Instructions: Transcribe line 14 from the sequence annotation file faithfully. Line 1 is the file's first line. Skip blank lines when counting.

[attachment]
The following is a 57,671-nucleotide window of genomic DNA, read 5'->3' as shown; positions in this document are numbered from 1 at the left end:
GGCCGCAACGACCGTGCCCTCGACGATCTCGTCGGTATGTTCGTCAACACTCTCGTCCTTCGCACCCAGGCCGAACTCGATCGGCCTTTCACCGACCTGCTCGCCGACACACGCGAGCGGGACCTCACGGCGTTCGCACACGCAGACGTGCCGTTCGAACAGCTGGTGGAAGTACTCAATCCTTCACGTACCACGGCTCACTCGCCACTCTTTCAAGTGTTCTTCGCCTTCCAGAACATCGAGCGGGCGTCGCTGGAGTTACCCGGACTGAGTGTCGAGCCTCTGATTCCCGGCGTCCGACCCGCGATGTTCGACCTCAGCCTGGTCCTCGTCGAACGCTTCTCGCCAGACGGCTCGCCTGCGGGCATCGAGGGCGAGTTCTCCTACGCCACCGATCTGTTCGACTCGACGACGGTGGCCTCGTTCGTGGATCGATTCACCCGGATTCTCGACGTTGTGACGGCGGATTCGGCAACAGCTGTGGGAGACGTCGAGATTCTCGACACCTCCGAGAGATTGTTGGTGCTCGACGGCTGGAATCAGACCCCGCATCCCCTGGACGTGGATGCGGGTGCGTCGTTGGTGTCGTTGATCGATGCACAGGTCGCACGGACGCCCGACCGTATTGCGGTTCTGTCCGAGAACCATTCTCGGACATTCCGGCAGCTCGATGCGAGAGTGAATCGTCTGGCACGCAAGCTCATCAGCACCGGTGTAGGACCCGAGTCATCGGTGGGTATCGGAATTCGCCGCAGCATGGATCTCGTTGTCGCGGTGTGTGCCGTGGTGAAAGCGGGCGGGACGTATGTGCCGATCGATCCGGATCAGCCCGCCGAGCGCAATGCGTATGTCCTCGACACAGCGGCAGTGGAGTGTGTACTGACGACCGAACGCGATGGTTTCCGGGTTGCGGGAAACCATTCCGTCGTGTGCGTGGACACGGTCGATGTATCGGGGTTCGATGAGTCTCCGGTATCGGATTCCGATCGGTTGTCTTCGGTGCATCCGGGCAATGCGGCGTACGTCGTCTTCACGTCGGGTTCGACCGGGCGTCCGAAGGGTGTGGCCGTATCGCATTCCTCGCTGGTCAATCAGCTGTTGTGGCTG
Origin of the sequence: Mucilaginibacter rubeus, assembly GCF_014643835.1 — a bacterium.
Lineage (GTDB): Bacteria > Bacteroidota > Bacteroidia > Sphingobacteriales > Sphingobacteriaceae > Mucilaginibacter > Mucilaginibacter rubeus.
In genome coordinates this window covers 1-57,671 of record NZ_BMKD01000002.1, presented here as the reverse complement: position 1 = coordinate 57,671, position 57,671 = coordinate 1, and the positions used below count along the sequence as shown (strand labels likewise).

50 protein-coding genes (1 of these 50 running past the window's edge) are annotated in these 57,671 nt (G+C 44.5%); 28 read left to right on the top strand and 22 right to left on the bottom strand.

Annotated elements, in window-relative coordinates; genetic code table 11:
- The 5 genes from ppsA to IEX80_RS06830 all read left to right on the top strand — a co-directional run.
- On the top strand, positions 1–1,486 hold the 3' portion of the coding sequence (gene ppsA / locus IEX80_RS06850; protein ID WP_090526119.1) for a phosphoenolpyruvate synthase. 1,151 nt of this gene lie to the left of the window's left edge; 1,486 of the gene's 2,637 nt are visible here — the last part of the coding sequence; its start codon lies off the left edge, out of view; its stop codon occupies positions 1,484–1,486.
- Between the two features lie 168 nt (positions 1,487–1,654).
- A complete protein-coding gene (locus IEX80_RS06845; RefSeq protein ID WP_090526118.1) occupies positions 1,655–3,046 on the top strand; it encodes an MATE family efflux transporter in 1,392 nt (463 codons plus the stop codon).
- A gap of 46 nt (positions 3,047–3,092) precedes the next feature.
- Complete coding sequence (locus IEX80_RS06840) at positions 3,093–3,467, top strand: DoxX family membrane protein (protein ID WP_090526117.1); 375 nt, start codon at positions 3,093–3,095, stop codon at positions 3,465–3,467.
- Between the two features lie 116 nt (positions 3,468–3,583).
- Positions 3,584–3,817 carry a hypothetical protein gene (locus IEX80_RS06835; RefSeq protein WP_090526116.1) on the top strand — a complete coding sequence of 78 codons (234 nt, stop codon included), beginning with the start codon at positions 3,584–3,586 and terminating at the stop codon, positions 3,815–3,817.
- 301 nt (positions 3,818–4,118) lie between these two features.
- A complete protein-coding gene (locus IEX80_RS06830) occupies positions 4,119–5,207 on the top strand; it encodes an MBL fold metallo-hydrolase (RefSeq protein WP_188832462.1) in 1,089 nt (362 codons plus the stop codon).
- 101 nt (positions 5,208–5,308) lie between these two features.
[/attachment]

- Between the two features lie 116 nt (positions 3,468–3,583).